Aware / Columbia
Words fail me.
Evidently, this is a problem I share with Matthew Sweet, Shawn Mullins and Pete Droge, AKA The Thorns. For on the supergroup's debut release, they have created twelve songs that say nothing at all. The thirteenth, a cover of the Jayhawks' "Blue," is a great song, and one the guys should have studied a bit more closely. Instead, we get an overly sweet homage to Southern California folk flab. These guys aim, seemingly, at recreating the classic Crosby, Stills and Nash sound. Notice I left out the "Young" of that grouping. So did The Thorns. This is toothless, banal music that is so sweet it's like eating an extra helping of cotton candy. Musically, it veers far too close to America or Bread.
You would think for all the firepower assembled here, that the end result would be at worst only great. Jim Keltner, drummer numero uno, Greg Leisz on everything stringed, Springsteen's Roy Bittan on keys, strings arranged by the legendary Paul Buckmaster, produced by Brendan O'Brien for heaven/s sake. But no, this record is too similar-sounding, too predictable to believe. Instead of combining the best aspects of the trio -- Sweet's pop sense, Mullins folk charm and the grit of Pete Droge -- they instead join forces, all sing at the same time (in seemingly the same voice and range) and the end result is a pleasant-sounding waste of time.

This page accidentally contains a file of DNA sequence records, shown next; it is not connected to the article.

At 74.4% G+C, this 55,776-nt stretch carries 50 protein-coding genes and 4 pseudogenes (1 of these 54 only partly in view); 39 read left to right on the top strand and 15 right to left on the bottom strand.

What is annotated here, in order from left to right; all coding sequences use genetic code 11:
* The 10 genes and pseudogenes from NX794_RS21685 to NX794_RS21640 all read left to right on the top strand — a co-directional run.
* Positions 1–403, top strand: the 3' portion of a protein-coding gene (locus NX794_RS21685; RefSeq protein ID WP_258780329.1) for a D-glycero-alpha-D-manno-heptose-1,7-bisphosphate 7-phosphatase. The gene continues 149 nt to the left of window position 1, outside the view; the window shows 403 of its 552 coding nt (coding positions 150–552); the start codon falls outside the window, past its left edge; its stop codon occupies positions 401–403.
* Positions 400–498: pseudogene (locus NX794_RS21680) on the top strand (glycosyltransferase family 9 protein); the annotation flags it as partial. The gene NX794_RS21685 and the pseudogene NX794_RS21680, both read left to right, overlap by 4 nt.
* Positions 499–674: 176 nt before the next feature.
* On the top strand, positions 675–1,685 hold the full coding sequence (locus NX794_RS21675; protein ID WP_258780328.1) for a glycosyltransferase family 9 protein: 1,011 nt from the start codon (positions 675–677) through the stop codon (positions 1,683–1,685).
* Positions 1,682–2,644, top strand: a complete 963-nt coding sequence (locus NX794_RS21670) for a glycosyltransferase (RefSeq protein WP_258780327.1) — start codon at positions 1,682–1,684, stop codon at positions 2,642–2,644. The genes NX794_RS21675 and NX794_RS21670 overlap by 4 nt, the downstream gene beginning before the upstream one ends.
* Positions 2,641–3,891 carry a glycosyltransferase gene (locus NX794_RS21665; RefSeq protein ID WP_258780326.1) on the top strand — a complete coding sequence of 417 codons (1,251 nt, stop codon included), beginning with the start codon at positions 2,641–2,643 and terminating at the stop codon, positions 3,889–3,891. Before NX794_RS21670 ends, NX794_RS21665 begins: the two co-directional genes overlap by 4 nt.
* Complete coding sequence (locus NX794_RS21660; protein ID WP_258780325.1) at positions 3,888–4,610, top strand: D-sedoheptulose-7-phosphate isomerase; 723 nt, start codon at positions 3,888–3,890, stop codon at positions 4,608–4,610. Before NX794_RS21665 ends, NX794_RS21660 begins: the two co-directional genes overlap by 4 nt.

Really, if you think this review sounds harsh, listen to the record. You'll curse me for understatement. Guys, don't give up your day gig.
The Thorns: http://www.thethorns.com/